What resulted from this was something I can only call a hectic political anxiety.

I was a middle class kid who had gone to a couple of rallies and felt supportive of many leftist positions. I remember being excited when I went to the first big NBA rally in Bombay – but I hadn’t as such been a part of an organization and I didn’t really want to be – I wanted to be a filmmaker. However, I constantly felt that that would not be political enough. If I wanted to be really political I could do it only if I were somehow attached to a movement of some kind and if my film were somehow interlinked with these issues. And yet….Why did this not convince me? Was I scared of my own ignorance? Was I too entrenched in my middle class identity to want to abandon it? I am sure these things played some part but the fact is there was actually not enough discussion happening around documentary film making having a political space of its own, as art, and there wasn’t really much of a space to talk about all this and so, come to some understanding from which I could move on. I felt political – but how to express this politics? Would I have to become a naxalite? Or work in the Naramada valley? But I didn’t think I could, I didn’t even think I should. Was it as simple a matter as voting? Obviously not. What is it then that films want us to do – and by extension, should I ever get to make films- what was I supposed to tell people to do?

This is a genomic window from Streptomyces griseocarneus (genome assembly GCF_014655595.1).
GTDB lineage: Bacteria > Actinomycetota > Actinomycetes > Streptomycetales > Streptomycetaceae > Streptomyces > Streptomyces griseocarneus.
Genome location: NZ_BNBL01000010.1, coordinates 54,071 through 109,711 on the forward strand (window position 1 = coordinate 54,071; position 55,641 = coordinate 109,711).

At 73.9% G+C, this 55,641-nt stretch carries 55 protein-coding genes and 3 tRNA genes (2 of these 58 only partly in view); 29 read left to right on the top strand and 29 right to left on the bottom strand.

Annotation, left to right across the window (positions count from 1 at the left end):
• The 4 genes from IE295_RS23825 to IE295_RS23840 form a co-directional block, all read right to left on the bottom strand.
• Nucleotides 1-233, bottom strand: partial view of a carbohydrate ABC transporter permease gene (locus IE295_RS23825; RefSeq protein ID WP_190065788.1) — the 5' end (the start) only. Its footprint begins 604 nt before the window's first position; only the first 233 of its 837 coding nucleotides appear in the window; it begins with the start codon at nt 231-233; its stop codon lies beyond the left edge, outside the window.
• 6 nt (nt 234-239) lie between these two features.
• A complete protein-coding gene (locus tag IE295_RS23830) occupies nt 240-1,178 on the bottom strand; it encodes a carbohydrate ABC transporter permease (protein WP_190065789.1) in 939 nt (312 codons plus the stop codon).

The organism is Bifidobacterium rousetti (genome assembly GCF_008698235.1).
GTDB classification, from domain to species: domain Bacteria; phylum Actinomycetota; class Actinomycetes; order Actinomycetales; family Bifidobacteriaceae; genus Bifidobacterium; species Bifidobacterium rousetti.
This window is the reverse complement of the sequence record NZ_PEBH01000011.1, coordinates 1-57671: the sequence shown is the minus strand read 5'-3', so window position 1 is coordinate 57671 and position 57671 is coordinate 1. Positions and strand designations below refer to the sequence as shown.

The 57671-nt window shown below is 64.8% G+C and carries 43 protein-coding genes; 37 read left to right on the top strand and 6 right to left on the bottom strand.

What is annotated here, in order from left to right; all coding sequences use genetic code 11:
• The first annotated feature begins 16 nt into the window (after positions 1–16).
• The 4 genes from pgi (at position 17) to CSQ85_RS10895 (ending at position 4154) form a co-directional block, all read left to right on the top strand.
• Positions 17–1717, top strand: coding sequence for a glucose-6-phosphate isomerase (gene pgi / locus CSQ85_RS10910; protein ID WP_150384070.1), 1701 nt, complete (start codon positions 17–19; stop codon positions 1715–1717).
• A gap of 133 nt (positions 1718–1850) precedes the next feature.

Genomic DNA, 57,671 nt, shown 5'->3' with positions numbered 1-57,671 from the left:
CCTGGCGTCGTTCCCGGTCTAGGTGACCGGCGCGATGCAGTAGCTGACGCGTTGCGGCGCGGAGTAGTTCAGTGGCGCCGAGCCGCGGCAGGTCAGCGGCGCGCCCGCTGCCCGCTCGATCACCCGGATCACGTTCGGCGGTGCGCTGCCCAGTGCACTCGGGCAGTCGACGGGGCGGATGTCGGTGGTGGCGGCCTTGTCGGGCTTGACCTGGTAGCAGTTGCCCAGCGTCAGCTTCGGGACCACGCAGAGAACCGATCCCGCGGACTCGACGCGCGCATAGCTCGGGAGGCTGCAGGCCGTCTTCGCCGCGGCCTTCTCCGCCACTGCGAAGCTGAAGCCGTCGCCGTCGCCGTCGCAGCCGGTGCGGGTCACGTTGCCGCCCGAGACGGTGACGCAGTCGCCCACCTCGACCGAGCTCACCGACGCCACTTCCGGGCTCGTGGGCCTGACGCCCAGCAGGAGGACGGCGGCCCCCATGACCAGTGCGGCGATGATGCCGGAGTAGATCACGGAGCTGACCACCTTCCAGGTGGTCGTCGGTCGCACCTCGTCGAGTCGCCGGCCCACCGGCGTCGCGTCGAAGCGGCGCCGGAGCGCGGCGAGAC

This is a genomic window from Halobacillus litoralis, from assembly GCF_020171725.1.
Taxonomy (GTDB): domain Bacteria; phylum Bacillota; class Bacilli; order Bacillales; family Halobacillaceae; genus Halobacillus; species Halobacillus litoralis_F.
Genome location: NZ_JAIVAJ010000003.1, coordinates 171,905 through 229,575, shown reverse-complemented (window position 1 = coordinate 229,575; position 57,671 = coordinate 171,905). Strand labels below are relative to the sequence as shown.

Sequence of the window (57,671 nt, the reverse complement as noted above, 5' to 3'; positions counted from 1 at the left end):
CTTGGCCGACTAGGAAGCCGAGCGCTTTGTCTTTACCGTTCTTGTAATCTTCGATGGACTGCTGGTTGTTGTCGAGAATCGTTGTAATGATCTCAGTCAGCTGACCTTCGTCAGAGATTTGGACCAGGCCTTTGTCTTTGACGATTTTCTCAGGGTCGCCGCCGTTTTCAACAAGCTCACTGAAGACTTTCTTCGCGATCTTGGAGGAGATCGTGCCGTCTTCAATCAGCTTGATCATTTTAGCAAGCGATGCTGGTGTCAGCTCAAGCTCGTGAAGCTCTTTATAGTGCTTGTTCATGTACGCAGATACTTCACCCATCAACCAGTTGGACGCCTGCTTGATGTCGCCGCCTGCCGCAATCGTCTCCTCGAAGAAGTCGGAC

What was important for me to understand was that I actually was in a different time and space than a lot of earlier filmmakers – that I wasn’t actually operating in the same context and that some of my confusion about their responses was in itself a critique from which some new understanding was born for me about the kind of films I would eventually make.

In fact, later in the same interview quoted above Dhanraj says: